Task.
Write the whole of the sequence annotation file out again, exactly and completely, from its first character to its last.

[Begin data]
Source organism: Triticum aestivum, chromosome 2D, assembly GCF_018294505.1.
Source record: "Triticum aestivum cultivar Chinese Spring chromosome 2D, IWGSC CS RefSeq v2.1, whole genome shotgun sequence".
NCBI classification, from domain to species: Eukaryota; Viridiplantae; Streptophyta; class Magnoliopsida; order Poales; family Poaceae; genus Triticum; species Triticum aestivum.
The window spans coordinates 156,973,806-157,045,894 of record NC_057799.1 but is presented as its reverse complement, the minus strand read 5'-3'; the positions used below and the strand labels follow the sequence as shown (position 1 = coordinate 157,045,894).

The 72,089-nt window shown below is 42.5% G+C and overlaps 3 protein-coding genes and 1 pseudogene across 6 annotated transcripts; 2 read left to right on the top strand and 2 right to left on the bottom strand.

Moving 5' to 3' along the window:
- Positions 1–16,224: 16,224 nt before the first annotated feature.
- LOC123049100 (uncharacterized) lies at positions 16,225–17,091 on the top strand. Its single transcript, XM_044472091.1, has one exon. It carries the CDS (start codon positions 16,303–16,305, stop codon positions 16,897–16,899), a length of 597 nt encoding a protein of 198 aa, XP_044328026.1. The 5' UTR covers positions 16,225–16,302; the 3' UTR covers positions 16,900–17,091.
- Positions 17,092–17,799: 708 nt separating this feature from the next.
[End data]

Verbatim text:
Source organism: Triticum aestivum, chromosome 2D, assembly GCF_018294505.1.
Source record: "Triticum aestivum cultivar Chinese Spring chromosome 2D, IWGSC CS RefSeq v2.1, whole genome shotgun sequence".
NCBI classification, from domain to species: Eukaryota; Viridiplantae; Streptophyta; class Magnoliopsida; order Poales; family Poaceae; genus Triticum; species Triticum aestivum.
The window spans coordinates 156,973,806-157,045,894 of record NC_057799.1 but is presented as its reverse complement, the minus strand read 5'-3'; the positions used below and the strand labels follow the sequence as shown (position 1 = coordinate 157,045,894).

The 72,089-nt window shown below is 42.5% G+C and overlaps 3 protein-coding genes and 1 pseudogene across 6 annotated transcripts; 2 read left to right on the top strand and 2 right to left on the bottom strand.

Moving 5' to 3' along the window:
- Positions 1–16,224: 16,224 nt before the first annotated feature.
- LOC123049100 (uncharacterized) lies at positions 16,225–17,091 on the top strand. Its single transcript, XM_044472091.1, has one exon. It carries the CDS (start codon positions 16,303–16,305, stop codon positions 16,897–16,899), a length of 597 nt encoding a protein of 198 aa, XP_044328026.1. The 5' UTR covers positions 16,225–16,302; the 3' UTR covers positions 16,900–17,091.
- Positions 17,092–17,799: 708 nt separating this feature from the next.